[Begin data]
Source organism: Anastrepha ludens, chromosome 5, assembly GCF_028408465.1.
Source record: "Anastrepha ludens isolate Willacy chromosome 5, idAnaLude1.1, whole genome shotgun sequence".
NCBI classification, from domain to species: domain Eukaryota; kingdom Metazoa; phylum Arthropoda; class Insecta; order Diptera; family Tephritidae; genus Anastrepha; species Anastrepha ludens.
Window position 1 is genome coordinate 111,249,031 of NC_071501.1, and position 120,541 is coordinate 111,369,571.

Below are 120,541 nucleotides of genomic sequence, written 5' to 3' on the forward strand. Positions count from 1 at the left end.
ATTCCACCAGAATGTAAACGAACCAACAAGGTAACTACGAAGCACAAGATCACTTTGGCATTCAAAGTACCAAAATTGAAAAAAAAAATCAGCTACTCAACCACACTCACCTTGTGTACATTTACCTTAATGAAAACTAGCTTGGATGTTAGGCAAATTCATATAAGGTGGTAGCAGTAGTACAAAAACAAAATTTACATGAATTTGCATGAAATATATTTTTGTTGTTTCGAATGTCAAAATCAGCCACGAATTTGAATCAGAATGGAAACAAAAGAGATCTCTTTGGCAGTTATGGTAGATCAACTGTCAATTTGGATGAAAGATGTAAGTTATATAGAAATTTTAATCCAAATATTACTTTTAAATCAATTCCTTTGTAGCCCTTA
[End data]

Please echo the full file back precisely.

Source organism: Anastrepha ludens, chromosome 5, assembly GCF_028408465.1.
Source record: "Anastrepha ludens isolate Willacy chromosome 5, idAnaLude1.1, whole genome shotgun sequence".
NCBI classification, from domain to species: domain Eukaryota; kingdom Metazoa; phylum Arthropoda; class Insecta; order Diptera; family Tephritidae; genus Anastrepha; species Anastrepha ludens.
Window position 1 is genome coordinate 111,249,031 of NC_071501.1, and position 120,541 is coordinate 111,369,571.

Below are 120,541 nucleotides of genomic sequence, written 5' to 3' on the forward strand. Positions count from 1 at the left end.
ATTCCACCAGAATGTAAACGAACCAACAAGGTAACTACGAAGCACAAGATCACTTTGGCATTCAAAGTACCAAAATTGAAAAAAAAAATCAGCTACTCAACCACACTCACCTTGTGTACATTTACCTTAATGAAAACTAGCTTGGATGTTAGGCAAATTCATATAAGGTGGTAGCAGTAGTACAAAAACAAAATTTACATGAATTTGCATGAAATATATTTTTGTTGTTTCGAATGTCAAAATCAGCCACGAATTTGAATCAGAATGGAAACAAAAGAGATCTCTTTGGCAGTTATGGTAGATCAACTGTCAATTTGGATGAAAGATGTAAGTTATATAGAAATTTTAATCCAAATATTACTTTTAAATCAATTCCTTTGTAGCCCTTA